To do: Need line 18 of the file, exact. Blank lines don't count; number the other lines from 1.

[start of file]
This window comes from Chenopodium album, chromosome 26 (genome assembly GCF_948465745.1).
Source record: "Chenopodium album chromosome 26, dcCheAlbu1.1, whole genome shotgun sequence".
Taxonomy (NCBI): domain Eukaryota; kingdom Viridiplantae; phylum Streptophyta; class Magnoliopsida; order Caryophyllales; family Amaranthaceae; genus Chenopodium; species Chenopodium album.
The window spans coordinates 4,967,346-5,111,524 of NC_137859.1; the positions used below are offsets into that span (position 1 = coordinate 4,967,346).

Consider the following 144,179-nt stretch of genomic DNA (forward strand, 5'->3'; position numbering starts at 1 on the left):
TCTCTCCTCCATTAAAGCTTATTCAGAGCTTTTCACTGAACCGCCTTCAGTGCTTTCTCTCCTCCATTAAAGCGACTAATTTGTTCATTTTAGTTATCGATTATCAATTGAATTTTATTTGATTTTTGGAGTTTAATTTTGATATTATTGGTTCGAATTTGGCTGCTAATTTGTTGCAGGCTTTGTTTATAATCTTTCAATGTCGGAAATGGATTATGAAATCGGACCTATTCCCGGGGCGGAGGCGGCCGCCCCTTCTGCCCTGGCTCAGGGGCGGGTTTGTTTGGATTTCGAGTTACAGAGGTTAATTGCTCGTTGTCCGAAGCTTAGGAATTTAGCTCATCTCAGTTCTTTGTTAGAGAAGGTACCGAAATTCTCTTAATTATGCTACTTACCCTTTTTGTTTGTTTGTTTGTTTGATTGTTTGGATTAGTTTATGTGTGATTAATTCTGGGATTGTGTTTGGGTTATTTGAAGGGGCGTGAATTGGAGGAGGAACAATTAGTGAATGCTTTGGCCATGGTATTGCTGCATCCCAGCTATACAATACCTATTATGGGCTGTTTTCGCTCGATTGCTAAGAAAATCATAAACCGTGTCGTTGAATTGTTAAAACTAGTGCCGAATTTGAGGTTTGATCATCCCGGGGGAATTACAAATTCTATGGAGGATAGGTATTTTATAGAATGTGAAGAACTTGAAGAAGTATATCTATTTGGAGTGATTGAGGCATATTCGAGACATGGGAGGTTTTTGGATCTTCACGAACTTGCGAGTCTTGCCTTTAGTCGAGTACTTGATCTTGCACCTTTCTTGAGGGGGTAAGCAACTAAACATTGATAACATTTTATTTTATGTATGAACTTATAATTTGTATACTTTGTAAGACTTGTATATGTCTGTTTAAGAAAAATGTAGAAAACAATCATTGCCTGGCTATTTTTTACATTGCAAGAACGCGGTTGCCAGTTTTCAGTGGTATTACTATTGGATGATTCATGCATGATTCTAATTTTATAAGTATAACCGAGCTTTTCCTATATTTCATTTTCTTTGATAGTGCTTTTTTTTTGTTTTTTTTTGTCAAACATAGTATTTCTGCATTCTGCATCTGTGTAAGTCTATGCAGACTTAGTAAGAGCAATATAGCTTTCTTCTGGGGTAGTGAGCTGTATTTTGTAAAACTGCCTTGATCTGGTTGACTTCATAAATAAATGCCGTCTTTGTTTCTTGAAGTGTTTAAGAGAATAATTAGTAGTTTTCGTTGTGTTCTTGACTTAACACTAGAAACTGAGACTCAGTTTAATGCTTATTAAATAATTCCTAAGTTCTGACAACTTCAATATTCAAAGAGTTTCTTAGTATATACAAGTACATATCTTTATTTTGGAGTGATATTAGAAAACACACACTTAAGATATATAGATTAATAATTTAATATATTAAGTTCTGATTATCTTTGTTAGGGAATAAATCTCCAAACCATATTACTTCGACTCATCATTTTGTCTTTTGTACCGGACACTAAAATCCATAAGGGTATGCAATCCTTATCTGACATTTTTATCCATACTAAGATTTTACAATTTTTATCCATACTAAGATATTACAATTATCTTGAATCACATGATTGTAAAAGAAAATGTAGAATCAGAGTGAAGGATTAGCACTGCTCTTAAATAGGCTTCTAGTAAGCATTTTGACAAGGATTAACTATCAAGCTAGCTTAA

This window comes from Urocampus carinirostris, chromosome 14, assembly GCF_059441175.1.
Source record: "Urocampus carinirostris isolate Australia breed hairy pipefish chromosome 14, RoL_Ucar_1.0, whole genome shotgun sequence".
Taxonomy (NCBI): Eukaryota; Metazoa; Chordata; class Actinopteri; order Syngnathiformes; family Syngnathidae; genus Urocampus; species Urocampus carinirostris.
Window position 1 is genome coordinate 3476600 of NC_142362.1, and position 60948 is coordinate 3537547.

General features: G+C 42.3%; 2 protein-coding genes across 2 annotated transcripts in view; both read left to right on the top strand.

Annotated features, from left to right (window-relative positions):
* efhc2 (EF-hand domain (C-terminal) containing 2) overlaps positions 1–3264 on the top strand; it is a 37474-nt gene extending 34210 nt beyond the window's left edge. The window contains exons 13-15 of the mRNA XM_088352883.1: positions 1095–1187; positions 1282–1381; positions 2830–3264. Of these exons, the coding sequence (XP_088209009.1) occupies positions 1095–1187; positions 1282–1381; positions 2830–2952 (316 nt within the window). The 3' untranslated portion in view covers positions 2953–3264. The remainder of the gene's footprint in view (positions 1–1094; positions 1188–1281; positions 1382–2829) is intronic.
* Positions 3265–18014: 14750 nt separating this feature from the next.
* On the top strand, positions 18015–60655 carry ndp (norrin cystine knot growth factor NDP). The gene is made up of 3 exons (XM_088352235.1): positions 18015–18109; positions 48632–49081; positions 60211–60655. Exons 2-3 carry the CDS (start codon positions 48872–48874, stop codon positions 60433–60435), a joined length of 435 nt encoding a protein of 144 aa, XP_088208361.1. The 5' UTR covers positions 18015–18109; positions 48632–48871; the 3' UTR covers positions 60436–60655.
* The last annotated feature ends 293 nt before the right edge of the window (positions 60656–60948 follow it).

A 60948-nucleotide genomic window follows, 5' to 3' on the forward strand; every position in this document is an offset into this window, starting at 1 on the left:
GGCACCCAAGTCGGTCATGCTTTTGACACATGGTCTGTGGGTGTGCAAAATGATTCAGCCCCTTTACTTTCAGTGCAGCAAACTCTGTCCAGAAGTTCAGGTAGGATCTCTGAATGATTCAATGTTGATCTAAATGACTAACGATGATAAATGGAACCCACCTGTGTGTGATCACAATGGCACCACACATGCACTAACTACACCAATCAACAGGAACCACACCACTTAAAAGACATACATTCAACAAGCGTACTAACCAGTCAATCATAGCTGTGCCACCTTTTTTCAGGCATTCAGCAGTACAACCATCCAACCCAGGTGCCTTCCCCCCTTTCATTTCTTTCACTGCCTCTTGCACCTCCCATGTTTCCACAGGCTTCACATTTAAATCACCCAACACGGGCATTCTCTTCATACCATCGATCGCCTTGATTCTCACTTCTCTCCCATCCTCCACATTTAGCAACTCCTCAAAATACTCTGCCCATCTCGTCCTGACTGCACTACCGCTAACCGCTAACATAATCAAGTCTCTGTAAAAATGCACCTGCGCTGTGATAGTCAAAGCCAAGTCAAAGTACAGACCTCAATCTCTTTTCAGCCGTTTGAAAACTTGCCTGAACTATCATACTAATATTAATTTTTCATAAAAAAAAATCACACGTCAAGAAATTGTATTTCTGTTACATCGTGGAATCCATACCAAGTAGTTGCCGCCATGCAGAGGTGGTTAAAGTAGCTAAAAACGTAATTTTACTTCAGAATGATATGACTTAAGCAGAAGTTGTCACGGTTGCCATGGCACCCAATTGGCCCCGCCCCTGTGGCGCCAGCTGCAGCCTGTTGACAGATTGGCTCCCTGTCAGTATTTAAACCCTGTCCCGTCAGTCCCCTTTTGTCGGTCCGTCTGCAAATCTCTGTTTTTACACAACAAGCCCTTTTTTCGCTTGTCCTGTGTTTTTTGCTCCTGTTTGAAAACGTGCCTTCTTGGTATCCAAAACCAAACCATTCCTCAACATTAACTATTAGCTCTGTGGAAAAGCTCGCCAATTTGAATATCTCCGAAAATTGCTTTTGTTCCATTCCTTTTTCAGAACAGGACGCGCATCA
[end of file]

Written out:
GGCACCCAAGTCGGTCATGCTTTTGACACATGGTCTGTGGGTGTGCAAAATGATTCAGCCCCTTTACTTTCAGTGCAGCAAACTCTGTCCAGAAGTTCAGGTAGGATCTCTGAATGATTCAATGTTGATCTAAATGACTAACGATGATAAATGGAACCCACCTGTGTGTGATCACAATGGCACCACACATGCACTAACTACACCAATCAACAGGAACCACACCACTTAAAAGACATACATTCAACAAGCGTACTAACCAGTCAATCATAGCTGTGCCACCTTTTTTCAGGCATTCAGCAGTACAACCATCCAACCCAGGTGCCTTCCCCCCTTTCATTTCTTTCACTGCCTCTTGCACCTCCCATGTTTCCACAGGCTTCACATTTAAATCACCCAACACGGGCATTCTCTTCATACCATCGATCGCCTTGATTCTCACTTCTCTCCCATCCTCCACATTTAGCAACTCCTCAAAATACTCTGCCCATCTCGTCCTGACTGCACTACCGCTAACCGCTAACATAATCAAGTCTCTGTAAAAATGCACCTGCGCTGTGATAGTCAAAGCCAAGTCAAAGTACAGACCTCAATCTCTTTTCAGCCGTTTGAAAACTTGCCTGAACTATCATACTAATATTAATTTTTCATAAAAAAAAATCACACGTCAAGAAATTGTATTTCTGTTACATCGTGGAATCCATACCAAGTAGTTGCCGCCATGCAGAGGTGGTTAAAGTAGCTAAAAACGTAATTTTACTTCAGAATGATATGACTTAAGCAGAAGTTGTCACGGTTGCCATGGCACCCAATTGGCCCCGCCCCTGTGGCGCCAGCTGCAGCCTGTTGACAGATTGGCTCCCTGTCAGTATTTAAACCCTGTCCCGTCAGTCCCCTTTTGTCGGTCCGTCTGCAAATCTCTGTTTTTACACAACAAGCCCTTTTTTCGCTTGTCCTGTGTTTTTTGCTCCTGTTTGAAAACGTGCCTTCTTGGTATCCAAAACCAAACCATTCCTCAACATTAACTATTAGCTCTGTGGAAAAGCTCGCCAATTTGAATATCTCCGAAAATTGCTTTTGTTCCATTCCTTTTTCAGAACAGGACGCGCATCA